I am thrilled that my translation of the Tiruvāymoḻi, Endless Song, has won the Lucien Stryk Asian Translation Prize from The American Literary Translators Association (ALTA). This is the first Tamil work and the first from any South Asian language to be recognized with this honor. I am shocked, elated, humbled, and honored by this recognition. It took a very long time to birth this book, to find an English to match the soaring heights of Nammāḻvār’s Tamil. I did not choose this poem to translate, daunted by its length and the rich tradition of commentary that accompanies it. But, it chose me through some mixture of providence and serendipity, and good fortune. Now it is out there in the world to live its own life.
It is a great day for Tamil and I so hope that the visibility generated by the prize will draw more people into the rich, wonderous world of Tamil literature (and South Asian literature too).
My translation of the Tiruvaymoli is finally out. It has a physical form, and I suppose that means it is real and it exists.
It can be purchased in the US via Amazon
It can be purchased in India via Penguin’s page
I do not know if it is physically in any bookstore in India or across the pond. It would be lovely if it is.
It’s only taken 12 years to get this done. In the midst of it, the project seemed interminable. Now that it is done, it is rather unbelievable that it took only 12 years.
This marvelous poem is making the rounds in the wake of the protests sweeping across India. Its powerful, evocative words speak across time and cultures as a clarion call to resist oppression, and that the power to rise up to fight, to persist, and to resist oppressive systems lies within all of us.
There are lots of translations of Hum Dekhenge, but I like this one best:
I was looking through old photographs today and found this pic from 2007. In 2005, the Araiyars at Alvar Tirunagari entrusted me with the manuscript that recorded the Araiyar Sevai. They requested my help in cleaning, restoring, digitizing and printing the text for them. With the help of the French Institute of Pondicherry, I finally accomplished this in 2008 and returned the manuscript to them. This photo captures the terror that I felt at the responsibility.
So much has happened in the intervening 15 years…but 2005 marked my first full immersion in the Adhyayanotsavam.
On Vaikuntha Ekadasi, the eleventh day of the Adhyayanotsavam and the first day of the Tiruvaymoli Festival, it is an honor and privilege to share my collaborative project with Sikkil Gurucharan. We have worked together to set verses from the Tiruvaymoli to music. This set is from the First Hundred, and over the next ten months, we will release verses from each Hundred of the Tiruvaymoli.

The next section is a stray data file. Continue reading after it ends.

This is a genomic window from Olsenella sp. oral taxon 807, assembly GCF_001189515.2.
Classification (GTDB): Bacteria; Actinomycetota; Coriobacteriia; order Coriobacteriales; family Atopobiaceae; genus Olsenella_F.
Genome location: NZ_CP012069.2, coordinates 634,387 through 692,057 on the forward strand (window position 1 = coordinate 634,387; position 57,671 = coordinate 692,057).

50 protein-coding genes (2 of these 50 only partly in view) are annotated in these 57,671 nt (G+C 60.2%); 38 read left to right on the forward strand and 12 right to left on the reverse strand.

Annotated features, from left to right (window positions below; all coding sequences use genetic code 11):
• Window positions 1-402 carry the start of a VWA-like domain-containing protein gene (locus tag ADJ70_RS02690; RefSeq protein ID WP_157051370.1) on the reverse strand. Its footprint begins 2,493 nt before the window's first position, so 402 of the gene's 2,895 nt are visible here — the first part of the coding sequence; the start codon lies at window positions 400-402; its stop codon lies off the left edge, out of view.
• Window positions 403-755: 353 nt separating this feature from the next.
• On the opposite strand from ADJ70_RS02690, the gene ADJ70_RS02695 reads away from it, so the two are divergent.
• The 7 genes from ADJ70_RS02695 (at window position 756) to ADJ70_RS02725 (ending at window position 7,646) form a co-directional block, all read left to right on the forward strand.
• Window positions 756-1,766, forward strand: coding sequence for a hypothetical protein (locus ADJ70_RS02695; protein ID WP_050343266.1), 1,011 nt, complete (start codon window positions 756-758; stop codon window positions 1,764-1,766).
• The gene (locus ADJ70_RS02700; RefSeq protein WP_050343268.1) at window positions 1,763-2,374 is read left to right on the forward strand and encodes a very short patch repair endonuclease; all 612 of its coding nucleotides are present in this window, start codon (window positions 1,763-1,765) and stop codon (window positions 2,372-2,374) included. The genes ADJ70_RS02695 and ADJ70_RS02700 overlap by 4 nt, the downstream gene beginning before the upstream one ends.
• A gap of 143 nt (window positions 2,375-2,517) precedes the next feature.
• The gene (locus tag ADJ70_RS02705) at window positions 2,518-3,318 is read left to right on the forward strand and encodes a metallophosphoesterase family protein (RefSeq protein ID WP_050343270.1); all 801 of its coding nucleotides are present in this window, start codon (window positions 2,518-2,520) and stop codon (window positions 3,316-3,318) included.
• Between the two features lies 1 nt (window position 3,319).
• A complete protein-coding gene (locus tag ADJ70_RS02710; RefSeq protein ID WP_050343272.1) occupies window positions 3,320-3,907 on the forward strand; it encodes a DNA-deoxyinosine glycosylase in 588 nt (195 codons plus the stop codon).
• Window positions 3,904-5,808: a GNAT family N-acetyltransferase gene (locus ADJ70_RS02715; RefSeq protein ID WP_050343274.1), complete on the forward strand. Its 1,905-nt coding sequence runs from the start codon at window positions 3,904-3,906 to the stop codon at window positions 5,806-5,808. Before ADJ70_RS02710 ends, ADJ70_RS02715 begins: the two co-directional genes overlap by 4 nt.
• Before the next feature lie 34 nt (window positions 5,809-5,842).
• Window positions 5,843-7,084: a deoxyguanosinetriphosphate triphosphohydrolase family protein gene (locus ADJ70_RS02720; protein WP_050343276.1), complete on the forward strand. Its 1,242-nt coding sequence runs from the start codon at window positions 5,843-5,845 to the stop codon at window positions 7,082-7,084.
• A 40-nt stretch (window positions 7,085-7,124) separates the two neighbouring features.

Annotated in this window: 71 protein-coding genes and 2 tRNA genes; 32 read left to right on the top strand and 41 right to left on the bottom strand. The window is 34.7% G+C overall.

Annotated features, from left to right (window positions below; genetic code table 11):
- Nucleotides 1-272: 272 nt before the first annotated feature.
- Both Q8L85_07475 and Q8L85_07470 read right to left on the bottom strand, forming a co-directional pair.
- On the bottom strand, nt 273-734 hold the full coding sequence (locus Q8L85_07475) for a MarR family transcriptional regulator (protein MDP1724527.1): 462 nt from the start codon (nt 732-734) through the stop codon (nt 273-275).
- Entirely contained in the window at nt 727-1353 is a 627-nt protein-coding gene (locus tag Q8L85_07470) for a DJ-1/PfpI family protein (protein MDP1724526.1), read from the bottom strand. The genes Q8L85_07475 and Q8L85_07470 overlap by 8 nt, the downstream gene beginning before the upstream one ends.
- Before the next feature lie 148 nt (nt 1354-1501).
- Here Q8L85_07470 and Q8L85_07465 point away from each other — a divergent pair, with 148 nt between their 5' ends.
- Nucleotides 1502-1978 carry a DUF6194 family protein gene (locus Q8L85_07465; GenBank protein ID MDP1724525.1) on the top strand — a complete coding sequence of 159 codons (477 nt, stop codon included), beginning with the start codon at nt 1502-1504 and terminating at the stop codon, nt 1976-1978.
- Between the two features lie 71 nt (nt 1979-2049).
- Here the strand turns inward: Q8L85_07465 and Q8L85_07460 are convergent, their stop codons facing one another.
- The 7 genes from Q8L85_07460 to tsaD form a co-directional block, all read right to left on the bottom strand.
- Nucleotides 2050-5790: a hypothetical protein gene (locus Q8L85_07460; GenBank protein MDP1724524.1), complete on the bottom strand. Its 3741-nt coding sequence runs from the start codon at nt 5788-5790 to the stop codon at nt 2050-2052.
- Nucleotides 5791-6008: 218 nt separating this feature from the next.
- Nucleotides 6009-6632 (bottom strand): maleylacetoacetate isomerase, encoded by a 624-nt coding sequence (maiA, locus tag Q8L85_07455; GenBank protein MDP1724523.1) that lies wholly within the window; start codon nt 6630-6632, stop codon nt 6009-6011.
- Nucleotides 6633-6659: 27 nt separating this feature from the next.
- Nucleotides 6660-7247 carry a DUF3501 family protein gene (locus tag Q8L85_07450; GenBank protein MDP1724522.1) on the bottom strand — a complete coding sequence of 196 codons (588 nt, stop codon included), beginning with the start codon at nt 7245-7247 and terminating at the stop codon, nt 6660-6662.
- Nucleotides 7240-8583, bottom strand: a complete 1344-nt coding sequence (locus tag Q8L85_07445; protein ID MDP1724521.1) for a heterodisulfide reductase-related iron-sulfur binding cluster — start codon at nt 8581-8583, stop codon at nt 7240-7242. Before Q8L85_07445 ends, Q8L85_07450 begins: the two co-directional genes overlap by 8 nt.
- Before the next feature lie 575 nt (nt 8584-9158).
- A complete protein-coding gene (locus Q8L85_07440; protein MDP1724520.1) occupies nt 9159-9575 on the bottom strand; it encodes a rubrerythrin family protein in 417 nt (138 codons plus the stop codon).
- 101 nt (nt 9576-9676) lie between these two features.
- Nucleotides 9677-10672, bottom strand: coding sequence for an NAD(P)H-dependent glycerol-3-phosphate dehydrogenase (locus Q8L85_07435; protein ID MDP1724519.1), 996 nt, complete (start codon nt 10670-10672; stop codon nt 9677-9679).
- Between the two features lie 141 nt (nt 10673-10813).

While there is the Koyil Tiruvaymoli, a set of 143 verses, curated by the acaryas of the Srivaishnava tradition, in this project, we have chosen verses that spoke to us, that were unusual, or those that would be best suited for a musical interpretation. There is obviously some overlap with the Koyil Tiruvaymoli, our project is distinct from those verses.
The cover of the Tiruvaymoli translation arrived this morning in my Inbox. My breath seized in delight and joy. I am honored that one of Olivia Dalrymple‘s haunting, evocative paintings once again graces the cover of one of my books. What fortune this is, that the yellow-gold lotuses that bloomed on the cover of the Tiruviruttam, glow this time, against an ink-dark body, blossoming and closing, on the cover of the Tiruvaymoli. If ever there was a painting to capture the mood, spirit and feel of the Tiruvaymoli, a garland of lotuses, an ornament to a jewel, this is surely it. Thank you, Richa, for making this happen, and thank you Olivia, for granting Penguin the necessary permissions.
A body of lotuses
from your navel, a lotus, emerged three vast worlds
your feet, lotuses, measured the three worlds
your eyes are lotuses, your hands too
Padmanābha, my ruler, I am alone
when will I reach you?
So, that opening verse in Kampan, none of them worked for various reasons. Back to the drawing board, when I though almost incessantly about it. I came up with several more versions (now we are well into the 20-s), and have come up with the most recent version, which emerges from all the earlier experiments.
I am not thrilled with it, as I feel it gives away too much, makes it too easy for the reader. But it is very close to the original Tamil, and I think I’ve almost got an equivalent for every Tamil word in the original.
Thoughts/suggestions/ideas are welcome
A garland a serpent a creature
of illusion, of the five elements
shimmering swaying altering swelling
Who dissolves it?
The archer, vanquisher of Lankā
The sole goal of the Veda